Oliver B. DeMorat took this photo. According to Linda A. Ries and Jay W. Ruby’s book, Directory of Pennsylvania Photographers 1839-1900 (Pennsylvania Historical and Museum Commission, 1999), he had a studio at 2 S. Eighth Street in Philadelphia, Pennsylvania from 1864-1887.  This photo is from the early 1870s.

Flip-Pal Scanner Giveaway. You could win a double prize


I’ve partnered with MobileScanning for their December giveaway.  It’s not too late to enter to win a Flip-pal scanner and a signed copy of my Preserving Your Family Photographs book.

Webinar: Interviewing Family, December 16 at 8pm EST


I hope you’ll be able to join me tomorrow night. I’m really excited to be giving an Ancestry.com free webinar on Interviewing Family.  Juliana Smith is the moderator.    We’re going to have a good time talking about who to interview, how to get started and how this relates to documenting personal and family history.  There will be a question and answer period at the end.

See you there!

Maureen

Thanksgiving Greetings


On the back of this postcard is an address: Mr. Lou White, Sea Bright, New Jersey.  If you’ve never been there, I can tell you that Sea Bright is a lovely seaside town littered with beach clubs. Many of the houses in the area were around when Mr. White lived there.  A simple note: From Henrietta appears in the “For Correspondence” side of the card.  The postmark states that the postal service canceled the stamp on November 29, 1911 in New York, New York.

I haven’t researched Henrietta’s identity, but it’s possible this card was on it’s way to Louis White who according to the 1900 Federal Census lived in Shrewsbury Township, New Jersey.  He was 88 years of age.

President William Howard Taft declared November 30, 1911 as Thanksgiving Day.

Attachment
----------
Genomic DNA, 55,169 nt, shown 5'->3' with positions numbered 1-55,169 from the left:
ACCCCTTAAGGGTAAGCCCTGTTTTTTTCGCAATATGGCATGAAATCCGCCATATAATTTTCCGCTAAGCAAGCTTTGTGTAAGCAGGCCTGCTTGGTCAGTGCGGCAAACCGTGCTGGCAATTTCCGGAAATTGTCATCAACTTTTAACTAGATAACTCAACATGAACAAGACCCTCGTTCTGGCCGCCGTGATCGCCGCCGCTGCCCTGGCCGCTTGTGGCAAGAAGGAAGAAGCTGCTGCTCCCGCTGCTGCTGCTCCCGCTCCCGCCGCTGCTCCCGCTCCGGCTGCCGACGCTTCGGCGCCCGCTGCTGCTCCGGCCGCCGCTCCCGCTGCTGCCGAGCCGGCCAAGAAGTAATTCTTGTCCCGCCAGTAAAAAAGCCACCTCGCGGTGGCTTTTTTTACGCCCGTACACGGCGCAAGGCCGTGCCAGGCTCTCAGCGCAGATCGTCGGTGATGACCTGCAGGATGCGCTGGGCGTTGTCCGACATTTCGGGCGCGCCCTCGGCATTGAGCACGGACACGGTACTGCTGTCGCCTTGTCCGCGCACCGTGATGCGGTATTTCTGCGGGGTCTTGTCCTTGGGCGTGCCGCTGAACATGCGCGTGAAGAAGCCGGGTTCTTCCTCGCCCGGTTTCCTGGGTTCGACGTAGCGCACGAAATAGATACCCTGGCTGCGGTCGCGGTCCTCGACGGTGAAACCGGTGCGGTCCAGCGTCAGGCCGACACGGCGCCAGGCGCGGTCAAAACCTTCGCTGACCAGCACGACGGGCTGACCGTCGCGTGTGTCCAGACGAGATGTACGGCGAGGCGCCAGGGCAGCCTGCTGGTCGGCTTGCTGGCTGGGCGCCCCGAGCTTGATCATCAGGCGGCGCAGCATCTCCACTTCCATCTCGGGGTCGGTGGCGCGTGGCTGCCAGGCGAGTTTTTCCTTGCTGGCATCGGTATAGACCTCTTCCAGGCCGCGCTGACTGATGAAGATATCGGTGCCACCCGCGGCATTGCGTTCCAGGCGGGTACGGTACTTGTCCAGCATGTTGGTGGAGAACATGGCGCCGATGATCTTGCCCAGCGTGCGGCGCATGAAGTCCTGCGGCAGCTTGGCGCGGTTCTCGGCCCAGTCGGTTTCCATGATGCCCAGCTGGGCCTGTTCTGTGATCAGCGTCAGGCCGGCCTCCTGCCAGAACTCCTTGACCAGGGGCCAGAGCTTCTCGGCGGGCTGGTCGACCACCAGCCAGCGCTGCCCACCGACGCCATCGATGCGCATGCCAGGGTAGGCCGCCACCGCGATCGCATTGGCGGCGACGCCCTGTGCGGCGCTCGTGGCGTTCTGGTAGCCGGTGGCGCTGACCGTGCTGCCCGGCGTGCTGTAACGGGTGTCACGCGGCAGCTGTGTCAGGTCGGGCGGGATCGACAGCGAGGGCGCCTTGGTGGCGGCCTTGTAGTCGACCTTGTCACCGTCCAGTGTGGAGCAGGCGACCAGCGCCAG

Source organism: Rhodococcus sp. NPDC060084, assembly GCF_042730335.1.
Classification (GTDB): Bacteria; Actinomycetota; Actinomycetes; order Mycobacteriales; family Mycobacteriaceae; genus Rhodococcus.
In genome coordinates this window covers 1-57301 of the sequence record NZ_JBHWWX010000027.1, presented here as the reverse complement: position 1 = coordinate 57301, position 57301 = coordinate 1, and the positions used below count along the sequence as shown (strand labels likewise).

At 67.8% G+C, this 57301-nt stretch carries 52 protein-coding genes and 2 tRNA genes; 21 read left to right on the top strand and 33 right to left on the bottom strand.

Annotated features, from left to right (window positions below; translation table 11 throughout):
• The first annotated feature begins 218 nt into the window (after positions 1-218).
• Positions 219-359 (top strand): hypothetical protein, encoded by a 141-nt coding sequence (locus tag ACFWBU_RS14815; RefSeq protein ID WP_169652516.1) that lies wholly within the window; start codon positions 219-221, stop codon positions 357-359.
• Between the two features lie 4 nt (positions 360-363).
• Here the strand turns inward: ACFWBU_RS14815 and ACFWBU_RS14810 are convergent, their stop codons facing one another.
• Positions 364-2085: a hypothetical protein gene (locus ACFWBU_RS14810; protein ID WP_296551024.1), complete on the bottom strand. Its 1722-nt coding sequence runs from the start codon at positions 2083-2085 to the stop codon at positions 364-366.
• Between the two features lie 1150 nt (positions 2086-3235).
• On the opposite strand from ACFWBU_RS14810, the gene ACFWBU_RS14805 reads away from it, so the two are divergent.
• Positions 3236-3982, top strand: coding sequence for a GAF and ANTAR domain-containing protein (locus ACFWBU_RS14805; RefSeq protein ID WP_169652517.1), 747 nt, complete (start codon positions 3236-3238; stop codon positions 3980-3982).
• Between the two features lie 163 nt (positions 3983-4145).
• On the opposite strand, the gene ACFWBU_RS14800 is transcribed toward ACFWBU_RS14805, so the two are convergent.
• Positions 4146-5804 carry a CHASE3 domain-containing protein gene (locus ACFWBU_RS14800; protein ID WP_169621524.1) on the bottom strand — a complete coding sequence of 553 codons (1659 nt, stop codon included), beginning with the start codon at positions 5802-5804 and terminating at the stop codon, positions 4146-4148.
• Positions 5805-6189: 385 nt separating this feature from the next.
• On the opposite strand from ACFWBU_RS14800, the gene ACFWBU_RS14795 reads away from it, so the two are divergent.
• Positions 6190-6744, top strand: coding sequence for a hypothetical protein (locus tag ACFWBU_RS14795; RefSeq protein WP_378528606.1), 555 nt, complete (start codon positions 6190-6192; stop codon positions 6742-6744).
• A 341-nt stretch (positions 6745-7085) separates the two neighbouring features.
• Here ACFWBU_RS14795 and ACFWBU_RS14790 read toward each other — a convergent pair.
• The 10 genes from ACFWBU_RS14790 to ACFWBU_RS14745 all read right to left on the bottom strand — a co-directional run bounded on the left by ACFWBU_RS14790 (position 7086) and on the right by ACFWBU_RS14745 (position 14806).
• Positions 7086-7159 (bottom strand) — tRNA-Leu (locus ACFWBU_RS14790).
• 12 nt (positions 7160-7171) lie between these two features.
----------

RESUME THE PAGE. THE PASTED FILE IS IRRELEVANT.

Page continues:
Happy Thanksgiving!

National Listening Day


Sure the day after Thanksgiving is known in shopping circles as Black Friday, but it’s also a big day for listening.  November 26, 2010 is National Listening Day. Storycorps, the group that suggests you share a story promotes the idea. This year after getting those holiday deals, sit down with a family member or friend and record their life story.  All you need is a list of questions and a digital tape recorder.  A video camera would be great too.  The only thing I want for the holidays this year is for my mother to tell me about the key moments of her life.  Now that’s a gift worth saving!

If you don’t know what you ask, check out the StoryCorps website.  They have lots of suggestions.  Oh…don’t forget to bring some photos with you. They are great memory triggers.

Survey Results: What’s the Oldest Photo in Your Collection?


The votes are now tallied.  Here are the numbers:

100% of survey takers have photos of their parents.

100% have photos of their grandparents

95% have photos of their great-grandparents

77.6 % have images of their great-great-grandparents.

I still looking at the answers to the question, “What’s the oldest photo in your collection?” The majority of answers mentioned images from the 1880s with another group claiming no photos before 1900.  Only a few people mentioned images from the 1850s.

Thank you very much for taking the time to participate in the survey!!